Against this dark backdrop limited attention has been paid to ADM’s more recent run-ins with the law. In 2001, the company was the subject of a number of major US federal law suits in relation to air pollution, in which it was fined US$1.46 million and required to spend an additional US$1.6 million on control upgrades.

Subsequently, in 2003 ADM tried to avoid mandatory requirements to make more pollution control upgrades and had to pay another US$4.5million in penalties and $6million to support various environmental projects.

So what does this mean for Australia and for the proposed takeover of GrainCorp, in particular for its corporate social responsibility?

Unfortunately, GrainCorp has been quite slow on the uptake in relation to CSR, showing little accountability for social issues or environmental impacts. Despite its size and extensive operations GrainCorp has not published a single comprehensive or assured report on its emissions or social initiatives.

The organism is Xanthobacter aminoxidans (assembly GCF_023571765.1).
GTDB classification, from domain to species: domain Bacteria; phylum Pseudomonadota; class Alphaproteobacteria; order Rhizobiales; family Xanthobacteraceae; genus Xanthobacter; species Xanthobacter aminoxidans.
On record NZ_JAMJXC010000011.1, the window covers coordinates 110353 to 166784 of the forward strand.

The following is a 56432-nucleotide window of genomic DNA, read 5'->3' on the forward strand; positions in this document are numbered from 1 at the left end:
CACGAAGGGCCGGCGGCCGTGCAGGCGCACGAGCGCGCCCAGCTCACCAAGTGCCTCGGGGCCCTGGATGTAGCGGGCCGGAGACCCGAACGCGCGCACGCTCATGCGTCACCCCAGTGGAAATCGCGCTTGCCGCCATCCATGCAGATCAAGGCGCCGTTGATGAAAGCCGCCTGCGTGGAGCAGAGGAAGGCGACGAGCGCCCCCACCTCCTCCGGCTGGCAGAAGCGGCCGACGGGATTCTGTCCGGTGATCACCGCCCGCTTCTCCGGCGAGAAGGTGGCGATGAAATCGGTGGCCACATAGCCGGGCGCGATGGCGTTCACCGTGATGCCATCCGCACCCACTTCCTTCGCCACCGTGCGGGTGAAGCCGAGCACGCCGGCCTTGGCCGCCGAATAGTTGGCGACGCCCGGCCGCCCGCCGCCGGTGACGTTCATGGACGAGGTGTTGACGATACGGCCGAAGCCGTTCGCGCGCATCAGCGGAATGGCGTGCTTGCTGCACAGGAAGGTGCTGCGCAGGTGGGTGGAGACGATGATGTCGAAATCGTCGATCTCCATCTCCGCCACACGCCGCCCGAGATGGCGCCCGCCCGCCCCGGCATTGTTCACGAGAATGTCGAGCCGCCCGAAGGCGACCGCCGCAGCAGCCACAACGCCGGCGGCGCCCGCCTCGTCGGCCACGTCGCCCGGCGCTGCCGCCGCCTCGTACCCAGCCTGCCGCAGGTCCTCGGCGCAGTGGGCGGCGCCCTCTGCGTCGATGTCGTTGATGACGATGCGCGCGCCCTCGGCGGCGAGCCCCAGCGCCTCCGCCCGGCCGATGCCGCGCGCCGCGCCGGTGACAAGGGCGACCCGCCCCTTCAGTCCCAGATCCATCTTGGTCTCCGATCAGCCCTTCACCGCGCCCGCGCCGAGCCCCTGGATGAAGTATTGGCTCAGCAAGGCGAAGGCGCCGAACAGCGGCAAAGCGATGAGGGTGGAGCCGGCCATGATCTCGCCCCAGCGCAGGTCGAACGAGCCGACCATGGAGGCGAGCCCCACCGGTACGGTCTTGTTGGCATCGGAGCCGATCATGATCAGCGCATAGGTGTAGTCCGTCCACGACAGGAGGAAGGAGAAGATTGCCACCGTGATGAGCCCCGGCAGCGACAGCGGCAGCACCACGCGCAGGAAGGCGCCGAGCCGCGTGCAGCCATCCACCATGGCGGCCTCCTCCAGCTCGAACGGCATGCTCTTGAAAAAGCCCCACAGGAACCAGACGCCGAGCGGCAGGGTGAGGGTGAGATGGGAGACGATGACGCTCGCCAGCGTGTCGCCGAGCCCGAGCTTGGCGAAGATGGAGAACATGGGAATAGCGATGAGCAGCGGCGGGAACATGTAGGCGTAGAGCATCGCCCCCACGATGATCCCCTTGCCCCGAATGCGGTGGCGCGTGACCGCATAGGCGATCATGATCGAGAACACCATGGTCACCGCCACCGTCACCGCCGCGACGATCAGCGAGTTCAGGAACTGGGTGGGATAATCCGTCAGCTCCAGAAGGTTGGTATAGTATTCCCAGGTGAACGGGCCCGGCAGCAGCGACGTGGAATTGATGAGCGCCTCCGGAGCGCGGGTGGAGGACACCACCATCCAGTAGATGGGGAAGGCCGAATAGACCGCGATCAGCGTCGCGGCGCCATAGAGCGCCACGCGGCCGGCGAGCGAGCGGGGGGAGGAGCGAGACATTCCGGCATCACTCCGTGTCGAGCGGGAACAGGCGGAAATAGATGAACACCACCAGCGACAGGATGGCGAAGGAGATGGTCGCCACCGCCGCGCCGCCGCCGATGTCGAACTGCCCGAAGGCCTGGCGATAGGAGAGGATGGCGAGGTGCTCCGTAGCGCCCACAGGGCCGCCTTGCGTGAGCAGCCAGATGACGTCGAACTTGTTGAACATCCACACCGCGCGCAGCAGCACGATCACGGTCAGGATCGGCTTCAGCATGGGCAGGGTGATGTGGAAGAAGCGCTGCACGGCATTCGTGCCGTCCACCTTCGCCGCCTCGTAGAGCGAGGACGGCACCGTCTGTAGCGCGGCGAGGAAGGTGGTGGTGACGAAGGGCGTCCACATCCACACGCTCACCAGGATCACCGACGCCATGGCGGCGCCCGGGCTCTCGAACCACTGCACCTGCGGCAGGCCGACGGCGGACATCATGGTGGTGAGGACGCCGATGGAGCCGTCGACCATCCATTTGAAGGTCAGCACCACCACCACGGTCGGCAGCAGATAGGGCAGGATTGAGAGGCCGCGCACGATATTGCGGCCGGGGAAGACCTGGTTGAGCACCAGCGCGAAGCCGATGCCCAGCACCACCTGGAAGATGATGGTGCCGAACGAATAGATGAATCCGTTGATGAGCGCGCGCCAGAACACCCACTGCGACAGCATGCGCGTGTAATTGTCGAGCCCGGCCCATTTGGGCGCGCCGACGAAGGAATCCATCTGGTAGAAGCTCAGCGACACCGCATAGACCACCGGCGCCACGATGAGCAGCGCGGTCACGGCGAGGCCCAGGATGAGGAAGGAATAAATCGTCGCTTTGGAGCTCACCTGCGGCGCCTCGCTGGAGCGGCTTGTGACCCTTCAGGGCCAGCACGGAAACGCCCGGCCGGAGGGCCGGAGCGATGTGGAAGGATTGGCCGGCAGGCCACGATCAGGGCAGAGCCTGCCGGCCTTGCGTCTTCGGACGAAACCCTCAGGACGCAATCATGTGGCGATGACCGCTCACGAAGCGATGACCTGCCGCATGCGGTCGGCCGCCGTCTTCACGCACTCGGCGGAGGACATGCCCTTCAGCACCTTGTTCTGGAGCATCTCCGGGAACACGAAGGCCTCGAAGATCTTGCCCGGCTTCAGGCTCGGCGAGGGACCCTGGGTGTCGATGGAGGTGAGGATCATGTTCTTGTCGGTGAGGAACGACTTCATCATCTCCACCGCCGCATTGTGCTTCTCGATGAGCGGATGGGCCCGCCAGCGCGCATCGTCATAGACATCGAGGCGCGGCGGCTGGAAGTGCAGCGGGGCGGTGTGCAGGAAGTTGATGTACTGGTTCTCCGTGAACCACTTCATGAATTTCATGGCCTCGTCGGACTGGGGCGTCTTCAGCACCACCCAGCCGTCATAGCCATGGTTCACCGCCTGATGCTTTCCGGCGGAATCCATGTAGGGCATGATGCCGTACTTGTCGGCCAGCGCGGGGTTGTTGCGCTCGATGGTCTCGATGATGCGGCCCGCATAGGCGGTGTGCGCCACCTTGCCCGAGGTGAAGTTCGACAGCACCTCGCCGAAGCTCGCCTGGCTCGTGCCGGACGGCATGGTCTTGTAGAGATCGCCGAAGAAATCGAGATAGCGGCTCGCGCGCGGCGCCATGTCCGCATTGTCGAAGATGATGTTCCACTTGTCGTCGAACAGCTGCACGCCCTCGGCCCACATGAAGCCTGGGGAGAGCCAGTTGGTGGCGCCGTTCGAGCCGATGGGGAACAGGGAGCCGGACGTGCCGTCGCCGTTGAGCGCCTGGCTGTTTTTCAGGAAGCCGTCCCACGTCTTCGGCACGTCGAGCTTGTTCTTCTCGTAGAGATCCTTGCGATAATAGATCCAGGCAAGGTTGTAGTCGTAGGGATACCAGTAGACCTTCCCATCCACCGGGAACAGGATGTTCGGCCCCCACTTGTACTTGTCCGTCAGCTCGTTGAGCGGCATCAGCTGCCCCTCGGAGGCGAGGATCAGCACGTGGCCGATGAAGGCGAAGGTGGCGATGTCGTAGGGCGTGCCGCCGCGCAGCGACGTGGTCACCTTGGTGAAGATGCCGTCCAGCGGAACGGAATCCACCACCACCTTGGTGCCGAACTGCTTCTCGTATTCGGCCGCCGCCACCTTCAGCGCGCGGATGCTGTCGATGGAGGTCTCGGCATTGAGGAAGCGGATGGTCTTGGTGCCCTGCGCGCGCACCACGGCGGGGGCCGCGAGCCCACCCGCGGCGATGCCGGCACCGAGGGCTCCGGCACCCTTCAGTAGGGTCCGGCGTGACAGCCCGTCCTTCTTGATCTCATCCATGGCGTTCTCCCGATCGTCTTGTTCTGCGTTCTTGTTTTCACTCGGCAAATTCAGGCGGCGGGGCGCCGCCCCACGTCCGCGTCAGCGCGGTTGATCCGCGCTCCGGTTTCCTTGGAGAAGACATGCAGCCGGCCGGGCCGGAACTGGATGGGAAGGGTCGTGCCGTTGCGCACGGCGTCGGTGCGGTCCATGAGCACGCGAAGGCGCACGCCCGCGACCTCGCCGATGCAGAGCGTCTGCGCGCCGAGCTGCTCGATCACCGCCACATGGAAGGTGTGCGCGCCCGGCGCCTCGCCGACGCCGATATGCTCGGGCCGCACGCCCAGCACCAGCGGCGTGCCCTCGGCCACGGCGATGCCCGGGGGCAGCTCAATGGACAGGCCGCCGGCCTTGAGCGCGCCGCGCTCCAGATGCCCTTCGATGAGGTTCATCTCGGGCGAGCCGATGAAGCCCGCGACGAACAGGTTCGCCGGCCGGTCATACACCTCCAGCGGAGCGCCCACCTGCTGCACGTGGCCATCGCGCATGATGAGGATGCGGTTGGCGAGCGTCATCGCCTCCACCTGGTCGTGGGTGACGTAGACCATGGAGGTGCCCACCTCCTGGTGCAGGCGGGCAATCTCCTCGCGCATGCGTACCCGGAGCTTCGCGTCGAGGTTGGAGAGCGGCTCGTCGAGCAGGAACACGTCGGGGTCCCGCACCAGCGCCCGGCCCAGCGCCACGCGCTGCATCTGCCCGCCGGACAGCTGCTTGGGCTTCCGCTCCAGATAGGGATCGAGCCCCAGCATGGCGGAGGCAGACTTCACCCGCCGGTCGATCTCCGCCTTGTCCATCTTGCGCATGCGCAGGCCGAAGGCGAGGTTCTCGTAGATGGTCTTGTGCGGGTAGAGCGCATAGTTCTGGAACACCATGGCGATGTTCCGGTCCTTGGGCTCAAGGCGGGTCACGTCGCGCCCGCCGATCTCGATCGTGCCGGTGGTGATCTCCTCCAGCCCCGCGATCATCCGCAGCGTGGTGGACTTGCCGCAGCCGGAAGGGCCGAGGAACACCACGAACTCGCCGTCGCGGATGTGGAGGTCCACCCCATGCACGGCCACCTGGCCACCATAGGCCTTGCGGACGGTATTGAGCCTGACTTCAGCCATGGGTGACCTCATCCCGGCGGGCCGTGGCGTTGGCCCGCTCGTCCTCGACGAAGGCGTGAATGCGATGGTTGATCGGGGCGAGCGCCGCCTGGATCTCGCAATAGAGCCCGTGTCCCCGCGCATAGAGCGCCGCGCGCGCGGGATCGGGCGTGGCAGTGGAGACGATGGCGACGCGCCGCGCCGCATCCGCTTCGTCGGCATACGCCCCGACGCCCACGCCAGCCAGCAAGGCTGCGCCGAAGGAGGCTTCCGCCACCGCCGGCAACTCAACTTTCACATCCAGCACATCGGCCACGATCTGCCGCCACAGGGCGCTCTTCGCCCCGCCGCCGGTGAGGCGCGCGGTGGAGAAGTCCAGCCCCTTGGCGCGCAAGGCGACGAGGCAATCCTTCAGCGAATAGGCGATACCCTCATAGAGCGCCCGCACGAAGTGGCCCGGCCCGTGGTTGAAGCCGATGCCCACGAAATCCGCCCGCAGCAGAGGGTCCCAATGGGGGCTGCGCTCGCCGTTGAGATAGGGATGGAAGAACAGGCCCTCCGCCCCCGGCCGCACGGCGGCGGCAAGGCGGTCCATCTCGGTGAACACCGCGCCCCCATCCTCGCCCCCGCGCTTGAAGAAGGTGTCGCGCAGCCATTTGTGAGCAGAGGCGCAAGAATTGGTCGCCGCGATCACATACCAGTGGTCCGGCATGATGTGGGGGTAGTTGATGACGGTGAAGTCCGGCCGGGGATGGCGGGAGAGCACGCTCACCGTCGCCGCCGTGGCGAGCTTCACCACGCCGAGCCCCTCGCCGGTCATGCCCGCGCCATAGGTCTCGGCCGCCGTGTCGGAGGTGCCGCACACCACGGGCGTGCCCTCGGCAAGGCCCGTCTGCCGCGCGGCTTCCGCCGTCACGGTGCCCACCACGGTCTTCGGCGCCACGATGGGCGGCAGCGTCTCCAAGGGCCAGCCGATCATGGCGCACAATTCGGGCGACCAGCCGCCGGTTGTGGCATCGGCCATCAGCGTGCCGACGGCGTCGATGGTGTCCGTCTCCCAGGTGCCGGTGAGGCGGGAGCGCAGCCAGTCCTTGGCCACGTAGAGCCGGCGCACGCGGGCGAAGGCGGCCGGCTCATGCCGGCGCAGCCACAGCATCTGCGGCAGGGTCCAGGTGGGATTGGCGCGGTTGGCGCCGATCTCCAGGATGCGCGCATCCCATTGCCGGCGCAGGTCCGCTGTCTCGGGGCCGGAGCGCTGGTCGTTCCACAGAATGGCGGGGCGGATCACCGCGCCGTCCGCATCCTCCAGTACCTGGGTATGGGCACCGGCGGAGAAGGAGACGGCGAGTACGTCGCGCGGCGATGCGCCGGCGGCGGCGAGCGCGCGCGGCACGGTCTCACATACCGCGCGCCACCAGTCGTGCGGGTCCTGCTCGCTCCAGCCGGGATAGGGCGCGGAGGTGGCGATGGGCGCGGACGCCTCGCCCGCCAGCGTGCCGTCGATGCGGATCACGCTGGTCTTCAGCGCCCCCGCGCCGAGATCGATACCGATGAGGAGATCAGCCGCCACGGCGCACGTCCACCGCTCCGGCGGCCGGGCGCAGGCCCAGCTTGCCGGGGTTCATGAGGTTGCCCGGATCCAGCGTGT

The perception is that large multinationals like ADM have standardised environmental control systems across countries, in which case ADM may “lift” the accountability of GrainCorp, promoting better management and reporting of its social performance.

But the research shows a very different picture, suggesting that under foreign ownership GrainCorp has less reason to improve its engagement with social and environmental issues and may, in fact, reduce its performance in these areas.

One of the issues is that under the US Tax Reform Act of 1986 firms are able to construct a liability firewall between themselves and their subsidiaries. As a result of this legal arrangement parent companies have moved their polluting activities to their subsidiaries and these have been found to have significantly higher rates of pollution than their parent companies.

The situation is even worse when subsidiaries operate overseas. Research shows that the greater the geographic distance between a subsidiary and a host company the less likely that the subsidiary will engage in corporate social responsibility. This is because these distant subsidiaries are unlikely to have positive reputational affects in the host country. GrainCorp’s social responsibility is unlikely to impress ADM’s American stakeholders.

Of further concern is the more recent finding suggesting that, in order to appease the rising expectations of local stakeholders, parent companies transfer their more irresponsible behaviour to their overseas subsidiaries.